Dreamer Urges Support for Undocumented Students
ORLANDO—Jose Antonio Vargas – journalist, filmmaker, undocumented citizen – called on educators to “open every window” to aid immigrant youth in their schools.
“Do pieces of paper, legal documents, a passport, a green card – do they define what and who an American is?” This is the question Vargas asked educators to ponder in his speech at the Council of the Great City Schools’ 66th Annual Fall Conference.
“As a journalist and filmmaker who happens to be undocumented, I’ve spent the past decade trying to get people to understand the facts, context and history that informs this really complicated immigration system,” Vargas said.
According to Vargas, there are 11 million undocumented people in the United States, and yet no straightforward path to citizenship. “There’s no line for me to get in back of, there’s no sort of process for people like me to follow,” the activist said.
Vargas arrived in California in 1983 as a 12-year-old to live with his grandparents, both naturalized U.S. citizens. His mother stayed behind in the Philippines, “waiting in line to come here legally,” Vargas said, adding, “She’s still waiting.” He cannot leave the country for fear he would not be allowed back in.
In his youth, Vargas told the audience, he did what the undocumented typically do – “you lie, you pass, you hide.” He lied on employment forms and dodged questions or lied about his family situation.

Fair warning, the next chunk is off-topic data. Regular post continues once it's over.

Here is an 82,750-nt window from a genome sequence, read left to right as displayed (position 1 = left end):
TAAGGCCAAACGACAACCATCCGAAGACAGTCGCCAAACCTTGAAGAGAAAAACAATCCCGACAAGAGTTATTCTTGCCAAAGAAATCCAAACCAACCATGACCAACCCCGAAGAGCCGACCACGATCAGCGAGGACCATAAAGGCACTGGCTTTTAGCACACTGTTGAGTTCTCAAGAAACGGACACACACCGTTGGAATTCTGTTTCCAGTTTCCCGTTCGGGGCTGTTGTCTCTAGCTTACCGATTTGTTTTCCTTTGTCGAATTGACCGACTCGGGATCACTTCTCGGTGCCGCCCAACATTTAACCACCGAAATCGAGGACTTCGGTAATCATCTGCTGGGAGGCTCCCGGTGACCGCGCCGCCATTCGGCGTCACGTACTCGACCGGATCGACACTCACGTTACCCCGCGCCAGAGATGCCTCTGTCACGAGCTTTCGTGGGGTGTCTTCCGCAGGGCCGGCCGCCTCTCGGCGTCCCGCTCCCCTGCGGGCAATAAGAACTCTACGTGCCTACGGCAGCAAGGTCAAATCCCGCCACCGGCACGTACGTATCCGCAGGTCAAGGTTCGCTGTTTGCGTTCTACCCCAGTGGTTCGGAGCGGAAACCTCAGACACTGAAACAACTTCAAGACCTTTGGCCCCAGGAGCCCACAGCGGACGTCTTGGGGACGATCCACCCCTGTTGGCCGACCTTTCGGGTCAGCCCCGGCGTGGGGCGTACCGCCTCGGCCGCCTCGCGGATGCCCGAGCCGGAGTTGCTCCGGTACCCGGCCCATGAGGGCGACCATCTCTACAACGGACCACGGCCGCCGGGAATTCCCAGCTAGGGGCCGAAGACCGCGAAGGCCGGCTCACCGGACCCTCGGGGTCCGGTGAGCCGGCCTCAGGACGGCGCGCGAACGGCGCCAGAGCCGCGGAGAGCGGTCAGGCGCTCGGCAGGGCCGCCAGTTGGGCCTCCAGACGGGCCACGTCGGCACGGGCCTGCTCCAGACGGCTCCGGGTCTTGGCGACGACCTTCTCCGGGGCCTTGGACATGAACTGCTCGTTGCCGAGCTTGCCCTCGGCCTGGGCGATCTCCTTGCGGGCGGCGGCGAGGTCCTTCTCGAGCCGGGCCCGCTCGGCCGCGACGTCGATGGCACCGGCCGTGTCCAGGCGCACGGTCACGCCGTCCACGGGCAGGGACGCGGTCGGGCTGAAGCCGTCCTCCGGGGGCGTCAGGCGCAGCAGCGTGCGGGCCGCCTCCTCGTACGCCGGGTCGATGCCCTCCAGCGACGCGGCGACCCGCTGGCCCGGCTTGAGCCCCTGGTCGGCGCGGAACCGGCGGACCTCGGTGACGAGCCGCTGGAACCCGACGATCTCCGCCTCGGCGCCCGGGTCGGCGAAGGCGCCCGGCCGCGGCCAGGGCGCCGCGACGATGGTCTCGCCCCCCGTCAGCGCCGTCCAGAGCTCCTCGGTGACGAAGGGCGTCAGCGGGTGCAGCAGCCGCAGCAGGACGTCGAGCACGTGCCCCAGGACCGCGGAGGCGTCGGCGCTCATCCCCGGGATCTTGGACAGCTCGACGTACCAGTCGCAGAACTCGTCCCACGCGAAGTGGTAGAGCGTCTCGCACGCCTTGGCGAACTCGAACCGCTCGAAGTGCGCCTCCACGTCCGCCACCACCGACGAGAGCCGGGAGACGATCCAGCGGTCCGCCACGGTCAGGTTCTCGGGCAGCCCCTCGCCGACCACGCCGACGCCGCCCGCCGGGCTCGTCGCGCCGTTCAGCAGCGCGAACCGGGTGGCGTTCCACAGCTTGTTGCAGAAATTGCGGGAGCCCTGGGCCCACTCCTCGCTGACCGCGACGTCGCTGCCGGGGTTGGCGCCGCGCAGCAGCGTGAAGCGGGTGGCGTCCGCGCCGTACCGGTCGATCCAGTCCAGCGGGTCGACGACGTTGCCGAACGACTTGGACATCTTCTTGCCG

Then, Vargas took a bold step, revealing in a 2011 New York Times Magazine essay his status as an undocumented immigrant. That same year, he founded Define American, a nonprofit organization focused on immigration issues.
In 2018, he published a memoir, Dear America, Notes of an Undocumented Citizen. The next year, the school board in his hometown, Mountain View, Calif., named a school for him.
“You are probably looking at the most privileged, undocumented immigrant in America,” he told conferees. But his is just one story of a young immigrant’s life, he said. “We need more stories to change the anti-immigrant narrative that’s taking deep hold in our country.”
He told the educators they can play a vital role in the national conversation on immigration by ensuring schools are welcoming, supportive places for students and their families. “Are your schools immigrant friendly?” he asked. “Are your school materials translated into languages spoken by immigrant families who actually attend your schools?”
There are about 100,000 high school graduates each year who are undocumented, he told conference attendees, adding that 3.9 million K-12 students – “many of them in your schools” -- are the children of undocumented immigrants.
Yet, more than 20 years after it was first proposed, the DREAM Act to protect minors from deportation still has not been enacted. And DACA, the executive order offering protections to undocumented youth, is imperiled.
“Immigration reform is not going anywhere,” said Vargas in a blunt assessment. “I have to be honest and tell you that ground zero is where you are. Anything we can do to work together to provide resources and [get] access to undocumented students and their families in the next few years and decades, please let’s do it together.”